"And when he comes, he will convince the world of sin and of righteousness and of judgment [The ministry of the Spirit to the world is to convince them of these three things]: of sin, because they do not believe in me; of righteousness, because I go to the Father, and you will see me no more, of judgment, because the ruler of this world is judged." (John 16:8-11 RSV)
I wonder if there is any verse of Scripture more frequently misread than that one. It is very commonly quoted, and most of us read it as though the Holy Spirit is going to come into the world and work directly upon the hearts of unbelievers, those who are not Christians, and convict them, or convince them, of these three things: sin, righteousness, and judgment. But if you read it in that way you have not read this verse correctly. That is not what he is saying. I want to read it again, together with the preceding verse, and emphasize a key word. And I want to take that same word and insert it in a place in Verse 8 where it does not occur but where the context makes clear it belongs. I think then you will see what I mean. Jesus says,
"Nevertheless I tell you the truth: it is to your advantage that I go away, for if I do not go away, the Counselor will not come to you; but if I go, I will send him to you. And when he comes to you, he will convince the world of sin and of righteousness and of judgment:" (John 16:7-8 RCS Version)
You see, the Holy Spirit is not coming to the world; he is coming to you, to the church, to the Christian. And when he comes to the Christian, this will convince the world of sin and of righteousness and of judgment. That is what he is saying. In fact, back in Chapter 14, Jesus had said specifically to these disciples that when the Spirit of truth would come, the world would not be able to receive him. It does not receive him -- it cannot receive him -- because it neither sees him nor knows him. Therefore he does not come to the world; he comes to us. But when he comes to us and operates in us as he intends, he will have this three-fold effect upon the world.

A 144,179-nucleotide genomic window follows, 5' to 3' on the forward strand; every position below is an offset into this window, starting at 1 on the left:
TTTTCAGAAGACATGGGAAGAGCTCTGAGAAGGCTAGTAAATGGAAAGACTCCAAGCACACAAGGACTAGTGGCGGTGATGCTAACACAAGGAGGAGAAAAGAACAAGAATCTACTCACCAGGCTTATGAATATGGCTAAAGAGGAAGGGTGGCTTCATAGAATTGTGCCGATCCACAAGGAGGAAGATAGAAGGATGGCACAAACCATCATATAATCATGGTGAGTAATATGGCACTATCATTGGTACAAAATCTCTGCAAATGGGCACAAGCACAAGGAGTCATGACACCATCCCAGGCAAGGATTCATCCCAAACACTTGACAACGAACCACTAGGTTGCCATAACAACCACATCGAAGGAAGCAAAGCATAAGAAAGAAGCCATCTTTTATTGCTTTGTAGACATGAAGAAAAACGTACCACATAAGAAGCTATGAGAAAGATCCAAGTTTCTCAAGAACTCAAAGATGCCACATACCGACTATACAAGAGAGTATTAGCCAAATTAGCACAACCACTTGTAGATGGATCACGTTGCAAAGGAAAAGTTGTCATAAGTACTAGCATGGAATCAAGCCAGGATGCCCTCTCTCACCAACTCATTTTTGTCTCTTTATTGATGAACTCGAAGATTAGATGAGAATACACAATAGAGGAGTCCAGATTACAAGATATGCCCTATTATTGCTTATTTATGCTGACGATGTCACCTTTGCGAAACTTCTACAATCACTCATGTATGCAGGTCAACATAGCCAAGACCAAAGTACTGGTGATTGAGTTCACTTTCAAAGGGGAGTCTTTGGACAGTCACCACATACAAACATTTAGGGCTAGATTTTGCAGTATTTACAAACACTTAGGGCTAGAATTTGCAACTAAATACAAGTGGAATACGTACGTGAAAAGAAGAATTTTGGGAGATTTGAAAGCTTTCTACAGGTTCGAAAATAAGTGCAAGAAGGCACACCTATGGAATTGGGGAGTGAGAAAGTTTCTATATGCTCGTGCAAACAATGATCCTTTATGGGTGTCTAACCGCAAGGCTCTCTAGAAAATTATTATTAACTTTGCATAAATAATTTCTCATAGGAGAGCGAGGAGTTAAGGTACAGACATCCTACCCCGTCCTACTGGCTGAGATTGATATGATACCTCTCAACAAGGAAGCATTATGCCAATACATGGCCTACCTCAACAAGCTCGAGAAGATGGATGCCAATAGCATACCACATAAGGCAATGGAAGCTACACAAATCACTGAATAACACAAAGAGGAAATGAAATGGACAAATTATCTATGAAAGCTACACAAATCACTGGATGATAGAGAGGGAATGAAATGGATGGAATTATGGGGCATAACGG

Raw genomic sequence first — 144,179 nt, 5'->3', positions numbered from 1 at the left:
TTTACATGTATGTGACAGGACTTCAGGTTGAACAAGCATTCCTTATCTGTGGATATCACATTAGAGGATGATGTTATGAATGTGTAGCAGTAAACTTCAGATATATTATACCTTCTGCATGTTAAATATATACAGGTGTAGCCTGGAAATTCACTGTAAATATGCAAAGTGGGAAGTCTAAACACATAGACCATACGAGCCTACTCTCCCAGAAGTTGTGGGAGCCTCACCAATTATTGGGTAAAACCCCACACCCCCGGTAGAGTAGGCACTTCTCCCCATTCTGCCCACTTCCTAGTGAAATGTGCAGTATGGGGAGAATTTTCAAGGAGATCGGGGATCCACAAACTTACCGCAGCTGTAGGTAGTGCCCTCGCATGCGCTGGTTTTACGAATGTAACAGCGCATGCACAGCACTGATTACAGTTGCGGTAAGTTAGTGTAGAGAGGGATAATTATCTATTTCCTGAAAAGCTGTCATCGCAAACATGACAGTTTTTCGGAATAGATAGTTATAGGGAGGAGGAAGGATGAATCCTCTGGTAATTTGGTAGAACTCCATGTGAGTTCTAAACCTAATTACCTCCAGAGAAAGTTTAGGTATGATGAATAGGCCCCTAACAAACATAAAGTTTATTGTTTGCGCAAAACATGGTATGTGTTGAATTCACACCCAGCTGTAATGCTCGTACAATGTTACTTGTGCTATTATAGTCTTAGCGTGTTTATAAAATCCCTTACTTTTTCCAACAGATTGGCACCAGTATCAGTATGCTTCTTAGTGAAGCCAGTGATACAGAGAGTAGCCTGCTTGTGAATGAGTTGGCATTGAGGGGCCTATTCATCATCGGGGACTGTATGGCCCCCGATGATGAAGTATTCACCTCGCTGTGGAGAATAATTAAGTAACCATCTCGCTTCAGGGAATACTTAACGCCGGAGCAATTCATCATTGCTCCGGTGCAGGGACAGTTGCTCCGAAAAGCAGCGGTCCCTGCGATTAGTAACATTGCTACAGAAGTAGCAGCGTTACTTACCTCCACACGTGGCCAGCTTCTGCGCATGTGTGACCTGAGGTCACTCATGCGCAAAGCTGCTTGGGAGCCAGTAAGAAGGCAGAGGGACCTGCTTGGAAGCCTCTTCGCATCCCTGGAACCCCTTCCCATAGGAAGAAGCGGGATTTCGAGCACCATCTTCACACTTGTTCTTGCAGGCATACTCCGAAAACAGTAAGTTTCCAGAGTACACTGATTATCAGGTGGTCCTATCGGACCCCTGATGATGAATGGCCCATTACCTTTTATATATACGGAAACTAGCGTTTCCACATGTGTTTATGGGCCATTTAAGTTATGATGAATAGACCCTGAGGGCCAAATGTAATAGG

What effect? There are three things the world ought to see when it looks at the church. If it does not see these three things, then the church is not a Spirit-filled church. It is not operating in the way it is intended. You can bring that down to the individual as well. There are three things the world ought to see when it looks at you, as a Christian. If it does not see these three things, then you are not filled with the Spirit. You are not being led by, and operating by means of, the Spirit of God, as the Lord intended for you to do.
The first thing the world ought to see when it looks at us is that the issue of life is Jesus. It ought to be convicted of sin, "because they believe not on him." I am convinced that if the church had not reflected Jesus, and spoken of him, the world would soon have forgotten him. In fact, by now he would have become some dim name in history, for the world desperately wants to forget that Jesus ever came and lived among us. It desperately wants to relegate his name and all his teachings to the farthest reaches of ancient history and to forget about him. If you do not believe that, just listen to the teachers of today. They tell you that undoubtedly Jesus was a great man, but he lived in the far distant past. What he said has no relevancy to our day and so we need not be concerned about him. What is the church for? It is to bring Jesus consistently before the world. It is no accident that the great spiritual awakening of our day, in which the Spirit has been moving in great power, has been labeled "the Jesus Movement." That is what the church ought to be doing constantly talking about Jesus.